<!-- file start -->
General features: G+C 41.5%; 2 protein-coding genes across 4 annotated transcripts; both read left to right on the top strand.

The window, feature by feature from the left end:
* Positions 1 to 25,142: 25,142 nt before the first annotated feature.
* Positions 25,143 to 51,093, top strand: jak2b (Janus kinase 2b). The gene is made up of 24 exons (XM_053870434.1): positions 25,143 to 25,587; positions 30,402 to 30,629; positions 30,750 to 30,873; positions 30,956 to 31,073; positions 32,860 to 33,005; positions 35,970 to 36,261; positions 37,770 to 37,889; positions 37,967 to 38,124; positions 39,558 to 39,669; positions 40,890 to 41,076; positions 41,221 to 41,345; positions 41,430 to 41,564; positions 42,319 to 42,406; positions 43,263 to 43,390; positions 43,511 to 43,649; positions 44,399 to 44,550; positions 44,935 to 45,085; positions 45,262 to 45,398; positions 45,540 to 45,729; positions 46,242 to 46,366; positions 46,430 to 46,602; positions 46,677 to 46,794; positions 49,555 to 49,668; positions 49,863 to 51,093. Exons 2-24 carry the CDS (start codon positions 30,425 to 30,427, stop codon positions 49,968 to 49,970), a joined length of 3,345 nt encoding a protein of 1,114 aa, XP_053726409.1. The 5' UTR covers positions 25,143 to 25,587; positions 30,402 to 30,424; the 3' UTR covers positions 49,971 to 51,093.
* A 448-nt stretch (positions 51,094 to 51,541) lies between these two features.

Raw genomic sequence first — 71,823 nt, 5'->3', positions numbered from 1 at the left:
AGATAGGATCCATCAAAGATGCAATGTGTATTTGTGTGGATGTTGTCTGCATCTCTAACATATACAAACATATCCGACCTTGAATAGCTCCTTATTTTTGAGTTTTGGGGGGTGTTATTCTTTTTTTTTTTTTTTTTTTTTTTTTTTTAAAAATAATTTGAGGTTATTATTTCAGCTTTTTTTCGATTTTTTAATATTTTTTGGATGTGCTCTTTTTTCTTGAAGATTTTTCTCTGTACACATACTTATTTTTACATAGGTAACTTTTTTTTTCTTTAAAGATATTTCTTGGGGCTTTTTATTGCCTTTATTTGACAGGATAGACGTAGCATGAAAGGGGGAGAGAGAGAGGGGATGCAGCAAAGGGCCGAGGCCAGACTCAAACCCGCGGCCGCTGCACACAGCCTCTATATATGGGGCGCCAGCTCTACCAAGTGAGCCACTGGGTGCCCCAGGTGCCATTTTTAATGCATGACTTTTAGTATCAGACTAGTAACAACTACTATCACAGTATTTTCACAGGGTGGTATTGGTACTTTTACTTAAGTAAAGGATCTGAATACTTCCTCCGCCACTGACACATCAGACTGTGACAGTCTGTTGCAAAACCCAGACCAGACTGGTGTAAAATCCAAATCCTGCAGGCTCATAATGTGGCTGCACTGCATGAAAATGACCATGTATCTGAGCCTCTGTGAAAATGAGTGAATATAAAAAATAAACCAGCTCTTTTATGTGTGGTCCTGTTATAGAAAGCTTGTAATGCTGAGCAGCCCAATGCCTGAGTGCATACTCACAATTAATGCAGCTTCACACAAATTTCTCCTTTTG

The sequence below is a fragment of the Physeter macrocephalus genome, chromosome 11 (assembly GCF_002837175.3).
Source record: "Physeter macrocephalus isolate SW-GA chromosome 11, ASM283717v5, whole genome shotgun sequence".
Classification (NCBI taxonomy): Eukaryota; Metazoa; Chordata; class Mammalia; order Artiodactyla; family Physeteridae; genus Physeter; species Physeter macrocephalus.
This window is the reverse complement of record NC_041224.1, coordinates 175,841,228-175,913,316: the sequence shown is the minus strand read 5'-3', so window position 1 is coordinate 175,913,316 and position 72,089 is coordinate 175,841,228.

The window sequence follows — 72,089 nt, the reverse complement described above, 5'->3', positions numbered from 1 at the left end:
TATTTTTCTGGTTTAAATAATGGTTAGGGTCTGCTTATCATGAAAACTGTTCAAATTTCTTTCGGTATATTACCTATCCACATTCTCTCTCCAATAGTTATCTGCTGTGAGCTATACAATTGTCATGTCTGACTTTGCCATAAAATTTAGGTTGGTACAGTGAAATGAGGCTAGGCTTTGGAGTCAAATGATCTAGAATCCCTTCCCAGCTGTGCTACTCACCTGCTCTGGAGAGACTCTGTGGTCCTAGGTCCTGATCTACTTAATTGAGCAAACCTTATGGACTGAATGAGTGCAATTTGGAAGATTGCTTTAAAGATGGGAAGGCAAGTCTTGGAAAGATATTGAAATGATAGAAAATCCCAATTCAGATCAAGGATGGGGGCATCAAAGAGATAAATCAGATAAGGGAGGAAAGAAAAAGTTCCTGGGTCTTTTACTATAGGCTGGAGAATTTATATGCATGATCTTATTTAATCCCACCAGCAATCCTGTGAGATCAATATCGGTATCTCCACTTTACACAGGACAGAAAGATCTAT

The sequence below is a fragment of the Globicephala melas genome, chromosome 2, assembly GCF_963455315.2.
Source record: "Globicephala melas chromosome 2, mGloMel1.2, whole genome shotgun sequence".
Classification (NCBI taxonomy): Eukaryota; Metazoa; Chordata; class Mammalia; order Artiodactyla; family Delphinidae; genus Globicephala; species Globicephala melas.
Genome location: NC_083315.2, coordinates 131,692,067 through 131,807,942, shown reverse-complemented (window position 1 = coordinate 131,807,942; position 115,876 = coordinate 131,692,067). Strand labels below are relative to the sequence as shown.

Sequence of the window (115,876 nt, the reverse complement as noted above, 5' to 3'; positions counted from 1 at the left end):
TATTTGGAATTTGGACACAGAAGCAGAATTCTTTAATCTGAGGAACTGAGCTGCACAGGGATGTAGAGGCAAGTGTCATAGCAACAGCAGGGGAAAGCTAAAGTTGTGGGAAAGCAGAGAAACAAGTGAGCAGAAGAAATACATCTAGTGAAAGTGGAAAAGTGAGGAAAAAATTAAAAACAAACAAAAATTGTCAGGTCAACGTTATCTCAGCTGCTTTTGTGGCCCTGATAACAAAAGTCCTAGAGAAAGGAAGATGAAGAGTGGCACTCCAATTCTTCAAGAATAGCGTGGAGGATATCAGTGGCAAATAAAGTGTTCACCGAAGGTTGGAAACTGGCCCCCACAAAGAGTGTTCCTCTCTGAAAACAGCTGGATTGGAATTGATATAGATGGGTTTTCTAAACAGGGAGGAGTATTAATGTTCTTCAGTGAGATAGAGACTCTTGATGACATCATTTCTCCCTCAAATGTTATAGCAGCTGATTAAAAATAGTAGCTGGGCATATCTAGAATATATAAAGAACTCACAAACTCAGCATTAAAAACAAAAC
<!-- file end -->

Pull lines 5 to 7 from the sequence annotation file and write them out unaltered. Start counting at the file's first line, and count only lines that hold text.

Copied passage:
* A 448-nt stretch (positions 51,094 to 51,541) lies between these two features.

Raw genomic sequence first — 71,823 nt, 5'->3', positions numbered from 1 at the left:
AGATAGGATCCATCAAAGATGCAATGTGTATTTGTGTGGATGTTGTCTGCATCTCTAACATATACAAACATATCCGACCTTGAATAGCTCCTTATTTTTGAGTTTTGGGGGGTGTTATTCTTTTTTTTTTTTTTTTTTTTTTTTTTTTAAAAATAATTTGAGGTTATTATTTCAGCTTTTTTTCGATTTTTTAATATTTTTTGGATGTGCTCTTTTTTCTTGAAGATTTTTCTCTGTACACATACTTATTTTTACATAGGTAACTTTTTTTTTCTTTAAAGATATTTCTTGGGGCTTTTTATTGCCTTTATTTGACAGGATAGACGTAGCATGAAAGGGGGAGAGAGAGAGGGGATGCAGCAAAGGGCCGAGGCCAGACTCAAACCCGCGGCCGCTGCACACAGCCTCTATATATGGGGCGCCAGCTCTACCAAGTGAGCCACTGGGTGCCCCAGGTGCCATTTTTAATGCATGACTTTTAGTATCAGACTAGTAACAACTACTATCACAGTATTTTCACAGGGTGGTATTGGTACTTTTACTTAAGTAAAGGATCTGAATACTTCCTCCGCCACTGACACATCAGACTGTGACAGTCTGTTGCAAAACCCAGACCAGACTGGTGTAAAATCCAAATCCTGCAGGCTCATAATGTGGCTGCACTGCATGAAAATGACCATGTATCTGAGCCTCTGTGAAAATGAGTGAATATAAAAAATAAACCAGCTCTTTTATGTGTGGTCCTGTTATAGAAAGCTTGTAATGCTGAGCAGCCCAATGCCTGAGTGCATACTCACAATTAATGCAGCTTCACACAAATTTCTCCTTTTG